|The view during our flight from Lima.|
|Can you see the 12 corners?|
|View of the colonnades and the courtyard of the Convent of Santo Domingo.|
After visiting all the main sites of downtown Cuzco, head over to Kusikuy for local Peruvian fare, such as the infamous cuy (guinea pig).
From Cuzco, we hired a driver from KB Tours to take us to our hotel in the Sacred Valley. We decided to make optional excursion stops along the way. We drove by the small Andean mountain village of Chinchero. There are beautiful views overlooking the Sacred Valley of the Incas, with the Cordillera Vilcabamba and the snow-capped peak of Salkantay dominating the western horizon. Chinchero is believed to be the mythical birthplace of the rainbow. The village mainly comprises of mud brick (adobe) houses, and locals still go about their business in traditional dress. The most striking remnant of this period is the massive stone wall in the main plaza which has ten trapezoidal niches. The construction of the wall and many other ruins and agricultural terraces (which are still in use) are attributed to Inca Tupac Yupanqui who possibly used Chinchero as a kind of country resort.
Moray is an archaeological site approximately 31 miles northwest of Cuzco on a high plateau at about 11,500 feet and just west of the village of Maras. The site contains unusual Inca ruins, mostly consisting of several enormous terraced circular depressions, the largest of which is nearly 100 feet deep. As with many other Inca sites, it also has a sophisticated irrigation system. The purpose of these depressions is uncertain, but their depth, design, and orientation with respect to wind and sun creates a temperature difference of as much as 27 °F between the top and the bottom. It is possible that this large temperature difference was used by the Inca to study the effects of different climatic conditions on crops, sort of like an Inca agricultural experiment station.
|A wild alpaca. Look at all that hair!|
Machu Picchu, the most recognizable symbol of the Incan Empire, is open year-round, but there are two things you can't count on: dry weather and thin crowds. It can rain anytime, though officially, October to April is the rainy season. And while peak season is July/August, you should always expect crowds. The Incas built the estate around 1450, but abandoned it a century later at the time of the Spanish Conquest. Although known locally, it was unknown to the outside world before being brought to international attention in 1911 by the American historian Hiram Bingham. Since then, Machu Picchu has become the largest tourist attraction in South America.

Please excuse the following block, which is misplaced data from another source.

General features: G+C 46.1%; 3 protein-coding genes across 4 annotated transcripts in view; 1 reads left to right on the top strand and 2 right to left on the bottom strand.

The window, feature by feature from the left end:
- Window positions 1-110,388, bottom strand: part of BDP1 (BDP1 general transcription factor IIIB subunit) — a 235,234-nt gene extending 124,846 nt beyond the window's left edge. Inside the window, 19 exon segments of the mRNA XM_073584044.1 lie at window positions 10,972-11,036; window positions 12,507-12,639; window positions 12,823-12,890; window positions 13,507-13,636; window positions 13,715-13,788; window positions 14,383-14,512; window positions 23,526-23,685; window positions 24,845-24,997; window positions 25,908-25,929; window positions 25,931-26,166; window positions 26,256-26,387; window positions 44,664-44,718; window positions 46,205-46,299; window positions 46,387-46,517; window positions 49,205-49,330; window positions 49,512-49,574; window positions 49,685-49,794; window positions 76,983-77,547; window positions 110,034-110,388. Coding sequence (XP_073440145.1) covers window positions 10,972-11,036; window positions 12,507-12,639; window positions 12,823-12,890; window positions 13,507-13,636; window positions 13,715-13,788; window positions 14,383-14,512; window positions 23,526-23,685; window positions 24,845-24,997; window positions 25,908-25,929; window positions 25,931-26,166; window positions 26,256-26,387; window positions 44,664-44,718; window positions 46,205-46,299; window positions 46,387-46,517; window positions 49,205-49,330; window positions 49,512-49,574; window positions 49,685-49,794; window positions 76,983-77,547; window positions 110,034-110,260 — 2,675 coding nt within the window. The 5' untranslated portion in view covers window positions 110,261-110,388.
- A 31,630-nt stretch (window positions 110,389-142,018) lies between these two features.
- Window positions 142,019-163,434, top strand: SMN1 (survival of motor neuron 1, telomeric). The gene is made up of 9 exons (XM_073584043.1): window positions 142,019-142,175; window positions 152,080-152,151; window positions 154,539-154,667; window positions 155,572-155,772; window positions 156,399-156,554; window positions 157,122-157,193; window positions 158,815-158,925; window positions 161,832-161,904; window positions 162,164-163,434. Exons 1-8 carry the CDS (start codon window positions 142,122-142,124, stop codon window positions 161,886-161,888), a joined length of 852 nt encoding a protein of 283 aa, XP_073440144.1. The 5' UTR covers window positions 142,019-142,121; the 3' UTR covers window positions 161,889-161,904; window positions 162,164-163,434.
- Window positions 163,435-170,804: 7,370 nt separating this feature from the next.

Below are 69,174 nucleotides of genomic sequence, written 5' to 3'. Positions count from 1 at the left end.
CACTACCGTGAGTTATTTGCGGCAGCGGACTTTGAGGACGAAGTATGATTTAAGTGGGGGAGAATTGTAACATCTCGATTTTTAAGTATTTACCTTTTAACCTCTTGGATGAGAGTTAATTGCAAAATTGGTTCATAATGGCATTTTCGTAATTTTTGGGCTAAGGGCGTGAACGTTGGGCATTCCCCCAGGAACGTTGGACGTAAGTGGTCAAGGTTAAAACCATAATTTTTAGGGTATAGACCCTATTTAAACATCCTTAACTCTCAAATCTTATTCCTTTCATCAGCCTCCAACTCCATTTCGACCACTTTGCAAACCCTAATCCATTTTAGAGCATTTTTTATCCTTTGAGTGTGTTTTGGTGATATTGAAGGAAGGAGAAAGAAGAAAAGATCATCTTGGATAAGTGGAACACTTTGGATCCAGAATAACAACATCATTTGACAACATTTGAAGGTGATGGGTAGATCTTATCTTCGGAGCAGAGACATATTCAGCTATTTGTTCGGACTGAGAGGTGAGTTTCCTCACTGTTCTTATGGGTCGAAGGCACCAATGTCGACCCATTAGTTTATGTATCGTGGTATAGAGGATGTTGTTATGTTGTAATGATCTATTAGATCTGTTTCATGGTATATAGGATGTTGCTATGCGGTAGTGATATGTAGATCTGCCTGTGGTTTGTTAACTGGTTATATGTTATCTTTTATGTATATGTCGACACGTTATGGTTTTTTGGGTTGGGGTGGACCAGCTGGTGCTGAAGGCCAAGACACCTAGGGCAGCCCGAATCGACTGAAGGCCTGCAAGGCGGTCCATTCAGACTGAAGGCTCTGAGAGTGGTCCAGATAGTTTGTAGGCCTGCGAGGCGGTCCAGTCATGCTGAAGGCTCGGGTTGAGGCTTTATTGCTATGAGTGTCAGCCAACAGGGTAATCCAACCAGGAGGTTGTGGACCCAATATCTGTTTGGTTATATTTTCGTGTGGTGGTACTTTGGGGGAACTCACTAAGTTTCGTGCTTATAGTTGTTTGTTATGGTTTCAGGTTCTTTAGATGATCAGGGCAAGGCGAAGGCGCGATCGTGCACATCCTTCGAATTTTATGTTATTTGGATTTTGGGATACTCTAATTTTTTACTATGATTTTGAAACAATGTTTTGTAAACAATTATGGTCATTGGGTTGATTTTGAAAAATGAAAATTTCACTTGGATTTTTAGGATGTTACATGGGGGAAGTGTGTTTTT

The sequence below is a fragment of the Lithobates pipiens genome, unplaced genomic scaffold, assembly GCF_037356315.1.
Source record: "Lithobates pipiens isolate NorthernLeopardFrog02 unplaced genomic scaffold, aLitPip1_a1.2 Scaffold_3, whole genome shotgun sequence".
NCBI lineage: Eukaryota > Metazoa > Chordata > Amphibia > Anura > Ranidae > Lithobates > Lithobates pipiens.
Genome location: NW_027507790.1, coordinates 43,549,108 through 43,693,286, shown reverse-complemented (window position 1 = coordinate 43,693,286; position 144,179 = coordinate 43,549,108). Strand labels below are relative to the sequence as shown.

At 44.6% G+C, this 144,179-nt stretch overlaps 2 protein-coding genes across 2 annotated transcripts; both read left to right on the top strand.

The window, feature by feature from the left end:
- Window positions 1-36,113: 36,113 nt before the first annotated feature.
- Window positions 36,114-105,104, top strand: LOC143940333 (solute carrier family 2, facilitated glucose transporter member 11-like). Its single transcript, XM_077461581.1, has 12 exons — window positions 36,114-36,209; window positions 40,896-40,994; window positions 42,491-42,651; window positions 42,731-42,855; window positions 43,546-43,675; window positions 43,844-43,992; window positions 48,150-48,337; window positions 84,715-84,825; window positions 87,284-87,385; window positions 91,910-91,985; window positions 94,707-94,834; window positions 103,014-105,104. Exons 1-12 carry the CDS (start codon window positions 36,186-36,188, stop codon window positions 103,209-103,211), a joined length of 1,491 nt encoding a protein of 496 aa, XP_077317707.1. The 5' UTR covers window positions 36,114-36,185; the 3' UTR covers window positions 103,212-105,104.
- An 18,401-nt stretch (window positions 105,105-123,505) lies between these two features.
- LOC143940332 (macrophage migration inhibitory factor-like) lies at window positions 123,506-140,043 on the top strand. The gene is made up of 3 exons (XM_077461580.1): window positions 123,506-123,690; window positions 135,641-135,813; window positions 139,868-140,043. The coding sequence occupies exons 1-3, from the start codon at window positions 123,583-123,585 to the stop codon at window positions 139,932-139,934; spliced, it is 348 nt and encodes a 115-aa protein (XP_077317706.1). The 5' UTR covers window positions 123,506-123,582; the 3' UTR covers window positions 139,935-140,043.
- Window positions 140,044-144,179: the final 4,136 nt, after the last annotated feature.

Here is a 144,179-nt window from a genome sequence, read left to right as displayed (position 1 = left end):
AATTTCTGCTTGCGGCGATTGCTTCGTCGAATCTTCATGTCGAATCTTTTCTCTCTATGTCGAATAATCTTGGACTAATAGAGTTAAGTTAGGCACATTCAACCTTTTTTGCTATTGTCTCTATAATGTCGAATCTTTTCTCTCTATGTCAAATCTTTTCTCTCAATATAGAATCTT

|Our VistaDome train.|
|View of the river through the valley from our VistaDome train window.|
|Locals selling flowers along the train tracks.|
Unless you want to do the steep, 90-minute walk from Aguas Calientes to the citadel, buses are your only option to get to the main entrance of Machu Picchu. They operate every few minutes starting at 5:30 a.m., and people start lining up well before that. The line to catch the bus back will be long and packed with tour groups, so be patient.
Be sure to bring water, snacks, and a rain jacket, even if it looks like a beautiful day. We explored Machu Picchu ourselves with just a detailed guidebook, but there are many local guides for hire at the entrance which may be able to add extra local perspective, as well as all the historical, architectural, and biological info.
For more Cuzco eats check out my restaurant reviews. Staying in the Sacred Valley was jaw dropping and climbing Machu Picchu was an amazing experience. Have you visited Cuzco before? What are some of your favorites things to do and places to eat? Please share in the comments below!